The opening track, “Usvainen Rhun”, begins with delicate flutes, lovely acoustic guitars, and the whispering of female vocalist Kaisa Jouhki. Showing any newcomer to their music that they are indeed a vessel for Tolkien’s works, she is not whispering in either Finnish or English, but in Elvish. The song gently goes out, and transitions heavily into the second track…
 
An explosion of keyboards, drums, and heavy guitar usher in the second track, “Storm of the Blades”. The voice of Mykkänen, aggressive and rough, is heard here for the first time. Kaisa’s voice gently flows in, an angelic contrast to the harshness of Tomi. Ripping guitar riffs, and dramatic piano parts layered in the background. A spoken part by Tomi, then Kaisa’s voice again. Then the song ends abruptly.
 
Track three, “Ghan of the Woods”, starts off with dark guitar riffs and eerie yet majestic keyboard parts. Instantly the music takes you to the visuals of a forest, and Kaisa’s voice tells the tale of the Pukel-men, the wild men of the woods who guide the Rohirrim through the untamed forest to aid the soldiers of Gondor. Tomi joins her upon the chorus, but unlike the previous song, Kaisa holds the lead here. After another verse and chorus, there is a bridge where Tomi becomes more prominent, and Kaisa is a steady, chanting background voice. Pounding, assertive drumming carries the song throughout. Some more of Tomi’s vocals and Kaisa’s chanting, and then the keyboards take the song to the end.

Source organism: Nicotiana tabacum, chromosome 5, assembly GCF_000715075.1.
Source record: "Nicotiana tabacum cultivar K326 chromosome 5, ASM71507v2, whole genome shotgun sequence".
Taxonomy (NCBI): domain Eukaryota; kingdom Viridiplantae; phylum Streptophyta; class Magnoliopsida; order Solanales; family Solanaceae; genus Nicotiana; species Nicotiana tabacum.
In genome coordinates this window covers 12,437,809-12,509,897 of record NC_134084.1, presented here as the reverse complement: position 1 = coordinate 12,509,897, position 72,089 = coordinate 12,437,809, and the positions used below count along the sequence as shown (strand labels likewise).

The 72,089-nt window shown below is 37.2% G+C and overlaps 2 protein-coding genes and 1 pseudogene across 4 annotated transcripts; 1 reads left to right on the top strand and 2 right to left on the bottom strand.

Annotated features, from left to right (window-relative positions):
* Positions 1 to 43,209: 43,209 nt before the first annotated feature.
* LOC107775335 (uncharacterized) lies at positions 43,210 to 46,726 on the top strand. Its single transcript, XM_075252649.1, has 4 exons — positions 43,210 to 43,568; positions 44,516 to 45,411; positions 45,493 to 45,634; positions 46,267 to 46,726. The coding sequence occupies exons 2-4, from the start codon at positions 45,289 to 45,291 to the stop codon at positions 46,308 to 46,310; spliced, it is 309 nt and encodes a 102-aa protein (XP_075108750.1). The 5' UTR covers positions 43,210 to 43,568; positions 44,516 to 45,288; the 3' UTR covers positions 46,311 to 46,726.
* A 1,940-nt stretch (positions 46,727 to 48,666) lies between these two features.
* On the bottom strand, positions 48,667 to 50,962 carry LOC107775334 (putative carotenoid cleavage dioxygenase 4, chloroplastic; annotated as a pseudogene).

“Gwaith i Mirdain”, the fourth song, begins with solid drumming and gorgeous flute work. Then the drumming becomes more prominent, and the guitars make themselves known, yet the dulcet sounds of the flute are not overrun. Kaisa leads again on this song, but Tomi’s vocals come in to punctuate the verses. A lovely marriage of the heavy guitars, drums, aggressive male vocals of Tomi, subtle flutes, and Kaisa’s angelic voice. A memorable guitar part that repeats itself and then ends abruptly to end the song overall.